There are degrees and there are absolutes. By degree, the iPad is more pleasant to look at than a Kindle Fire, you might say. Maybe the aspect ratio of the Nexus or the iPad is a few degrees more pleasant to use than the other. But in absolute terms, a iPhone in your pocket being a beautiful, black, battery-drained brick is infinitely worse than, say, a RAZR Maxx chugging away after a kazillion hours, design and camera be damned. A big fat iPad 3 is absolutely better than a skinny, dead iPad. Things that work are better than t things that don't. A phone that's out of battery has zero features.

This effect is muted on categories like laptops, where usability measures like trackpad hardware and drivers are the biggest factors in how much you'll enjoy your computer. And most people probably have stronger opinions (and ingrained workflow habits) about desktop OS than mobile. But even then, we're grown so accustomed to laptop battery life being so far off from listed all-day expectations that we ignore it as a spec entirely. We shouldn't.

...especially since battery size, life and capabilities affect and are affected by design and features...

It's easy to see how battery needs directly affect design and engineering. Look no further than the fatass iPad 3, or the fact that every LTE phone is relatively huge because of the battery-sucking needs of an LTE radio.

The choice between LTE and other faux-G network speeds is a fine example, actually. We've all pretty much come to the conclusion that Google knows what it's doing with Android. Much more so than carriers and manufacturers. Yet everyone went insane when it turned out the Nexus 4 wouldn't have LTE. Why? Even without a battery-murdering LTE radio, the Nexus 4 still doesn't comes in barely middle of the pack in battery tests. Google knew that Jelly Bean 4.2 is a battery hog. It chose features over network.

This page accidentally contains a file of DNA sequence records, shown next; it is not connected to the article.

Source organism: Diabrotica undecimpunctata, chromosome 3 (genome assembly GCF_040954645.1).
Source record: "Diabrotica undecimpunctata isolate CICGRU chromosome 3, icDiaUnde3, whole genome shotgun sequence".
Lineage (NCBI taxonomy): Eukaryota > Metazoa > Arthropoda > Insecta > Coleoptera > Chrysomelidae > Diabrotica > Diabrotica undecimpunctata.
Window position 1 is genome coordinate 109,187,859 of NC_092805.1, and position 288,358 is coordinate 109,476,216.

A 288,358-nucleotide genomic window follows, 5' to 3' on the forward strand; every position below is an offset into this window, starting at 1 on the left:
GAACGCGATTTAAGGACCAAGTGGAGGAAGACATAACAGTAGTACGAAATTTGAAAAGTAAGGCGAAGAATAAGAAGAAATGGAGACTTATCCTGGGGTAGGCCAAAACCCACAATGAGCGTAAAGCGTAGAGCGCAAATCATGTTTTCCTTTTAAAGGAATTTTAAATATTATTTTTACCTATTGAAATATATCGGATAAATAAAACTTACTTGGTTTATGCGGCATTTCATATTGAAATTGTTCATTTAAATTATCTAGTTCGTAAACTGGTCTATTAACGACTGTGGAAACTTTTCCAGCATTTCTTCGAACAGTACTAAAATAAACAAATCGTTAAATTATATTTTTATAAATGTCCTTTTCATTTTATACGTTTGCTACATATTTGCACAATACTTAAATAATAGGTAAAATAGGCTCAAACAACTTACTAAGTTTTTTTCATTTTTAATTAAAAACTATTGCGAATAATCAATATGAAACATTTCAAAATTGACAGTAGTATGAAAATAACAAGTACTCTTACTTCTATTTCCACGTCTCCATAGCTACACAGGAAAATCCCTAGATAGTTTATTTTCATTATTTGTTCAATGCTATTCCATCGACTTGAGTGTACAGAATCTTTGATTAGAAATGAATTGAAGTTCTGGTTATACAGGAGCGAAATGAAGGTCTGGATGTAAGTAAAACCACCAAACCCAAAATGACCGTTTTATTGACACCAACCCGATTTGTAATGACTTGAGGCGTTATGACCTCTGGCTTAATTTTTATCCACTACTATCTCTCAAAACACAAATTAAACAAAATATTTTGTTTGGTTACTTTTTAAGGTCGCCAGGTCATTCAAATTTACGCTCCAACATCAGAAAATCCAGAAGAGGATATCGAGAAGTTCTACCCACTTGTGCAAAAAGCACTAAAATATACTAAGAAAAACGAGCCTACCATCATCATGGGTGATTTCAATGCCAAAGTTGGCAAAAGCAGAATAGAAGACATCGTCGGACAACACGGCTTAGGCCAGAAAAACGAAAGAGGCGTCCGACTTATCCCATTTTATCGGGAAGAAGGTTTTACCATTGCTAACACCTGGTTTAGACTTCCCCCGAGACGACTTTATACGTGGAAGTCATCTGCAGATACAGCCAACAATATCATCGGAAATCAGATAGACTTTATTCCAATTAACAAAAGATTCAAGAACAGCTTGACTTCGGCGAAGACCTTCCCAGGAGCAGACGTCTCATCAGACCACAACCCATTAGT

But design pushes back as well. The iPhone 5, for instance, has crap battery life. But it didn't have to. With the 5, Apple finally got its hands on the thin, low-power screens it lacked for the current iPad. That, paired with the efficiency gains made by the A6 chip, could have driven iPhone battery life into the stratosphere. It would have been a welcome change, given the crap the iPhone 4S dealt with about its battery. But Apple chose thinness and lightness over practicality. And if you own one, you've suffered for it. battery life continues to take a back seat...

Again and again, we have chosen form and power over endurance. Skinny iPhone over longer lasting iPhone. LTE radios over perfectly acceptable HSPA+ speeds and better battery life. About the only gadget that's made the decision to not compromise on its battery life, damn the cost, was the iPad 3. And we told it to eat a damn salad.

The two aren't mutually exclusive, of course. Samsung's Galaxy S 4 shrunk the imprint of the Galaxy S III, more or less, while going from 2100mAh to 2600mAh. But that's the exception, not the rule.